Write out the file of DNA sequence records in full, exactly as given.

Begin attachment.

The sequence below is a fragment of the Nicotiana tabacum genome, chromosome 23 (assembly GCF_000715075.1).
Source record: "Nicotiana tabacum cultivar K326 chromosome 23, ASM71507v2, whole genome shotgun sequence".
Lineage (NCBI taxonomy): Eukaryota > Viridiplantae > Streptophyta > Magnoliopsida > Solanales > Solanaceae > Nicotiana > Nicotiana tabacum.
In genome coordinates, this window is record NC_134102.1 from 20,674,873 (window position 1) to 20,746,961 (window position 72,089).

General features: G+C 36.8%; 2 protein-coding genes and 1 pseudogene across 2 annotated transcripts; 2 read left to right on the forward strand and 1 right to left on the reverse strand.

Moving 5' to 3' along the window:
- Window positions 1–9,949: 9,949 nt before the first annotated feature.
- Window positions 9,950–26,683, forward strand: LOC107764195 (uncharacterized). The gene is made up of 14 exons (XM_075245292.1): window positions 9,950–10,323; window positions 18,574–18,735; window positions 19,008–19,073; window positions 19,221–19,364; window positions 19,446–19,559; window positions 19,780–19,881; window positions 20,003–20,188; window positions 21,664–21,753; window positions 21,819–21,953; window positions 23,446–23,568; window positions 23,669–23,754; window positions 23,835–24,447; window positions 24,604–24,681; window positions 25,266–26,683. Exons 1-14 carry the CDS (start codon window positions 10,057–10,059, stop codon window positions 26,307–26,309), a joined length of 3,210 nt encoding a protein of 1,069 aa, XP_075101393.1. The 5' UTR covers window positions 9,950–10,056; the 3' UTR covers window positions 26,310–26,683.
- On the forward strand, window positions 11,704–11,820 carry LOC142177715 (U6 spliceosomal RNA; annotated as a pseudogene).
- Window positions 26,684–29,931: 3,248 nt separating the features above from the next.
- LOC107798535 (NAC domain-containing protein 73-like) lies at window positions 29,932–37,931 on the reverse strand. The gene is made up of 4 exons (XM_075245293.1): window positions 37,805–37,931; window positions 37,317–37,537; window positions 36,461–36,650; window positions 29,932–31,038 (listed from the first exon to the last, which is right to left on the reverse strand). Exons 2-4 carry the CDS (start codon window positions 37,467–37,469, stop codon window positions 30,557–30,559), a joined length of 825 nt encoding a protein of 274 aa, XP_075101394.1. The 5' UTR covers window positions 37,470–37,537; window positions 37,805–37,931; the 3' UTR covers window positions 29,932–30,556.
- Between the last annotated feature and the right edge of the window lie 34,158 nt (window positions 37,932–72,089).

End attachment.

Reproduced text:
The sequence below is a fragment of the Nicotiana tabacum genome, chromosome 23 (assembly GCF_000715075.1).
Source record: "Nicotiana tabacum cultivar K326 chromosome 23, ASM71507v2, whole genome shotgun sequence".
Lineage (NCBI taxonomy): Eukaryota > Viridiplantae > Streptophyta > Magnoliopsida > Solanales > Solanaceae > Nicotiana > Nicotiana tabacum.
In genome coordinates, this window is record NC_134102.1 from 20,674,873 (window position 1) to 20,746,961 (window position 72,089).

General features: G+C 36.8%; 2 protein-coding genes and 1 pseudogene across 2 annotated transcripts; 2 read left to right on the forward strand and 1 right to left on the reverse strand.

Moving 5' to 3' along the window:
- Window positions 1–9,949: 9,949 nt before the first annotated feature.
- Window positions 9,950–26,683, forward strand: LOC107764195 (uncharacterized). The gene is made up of 14 exons (XM_075245292.1): window positions 9,950–10,323; window positions 18,574–18,735; window positions 19,008–19,073; window positions 19,221–19,364; window positions 19,446–19,559; window positions 19,780–19,881; window positions 20,003–20,188; window positions 21,664–21,753; window positions 21,819–21,953; window positions 23,446–23,568; window positions 23,669–23,754; window positions 23,835–24,447; window positions 24,604–24,681; window positions 25,266–26,683. Exons 1-14 carry the CDS (start codon window positions 10,057–10,059, stop codon window positions 26,307–26,309), a joined length of 3,210 nt encoding a protein of 1,069 aa, XP_075101393.1. The 5' UTR covers window positions 9,950–10,056; the 3' UTR covers window positions 26,310–26,683.
- On the forward strand, window positions 11,704–11,820 carry LOC142177715 (U6 spliceosomal RNA; annotated as a pseudogene).
- Window positions 26,684–29,931: 3,248 nt separating the features above from the next.
- LOC107798535 (NAC domain-containing protein 73-like) lies at window positions 29,932–37,931 on the reverse strand. The gene is made up of 4 exons (XM_075245293.1): window positions 37,805–37,931; window positions 37,317–37,537; window positions 36,461–36,650; window positions 29,932–31,038 (listed from the first exon to the last, which is right to left on the reverse strand). Exons 2-4 carry the CDS (start codon window positions 37,467–37,469, stop codon window positions 30,557–30,559), a joined length of 825 nt encoding a protein of 274 aa, XP_075101394.1. The 5' UTR covers window positions 37,470–37,537; window positions 37,805–37,931; the 3' UTR covers window positions 29,932–30,556.
- Between the last annotated feature and the right edge of the window lie 34,158 nt (window positions 37,932–72,089).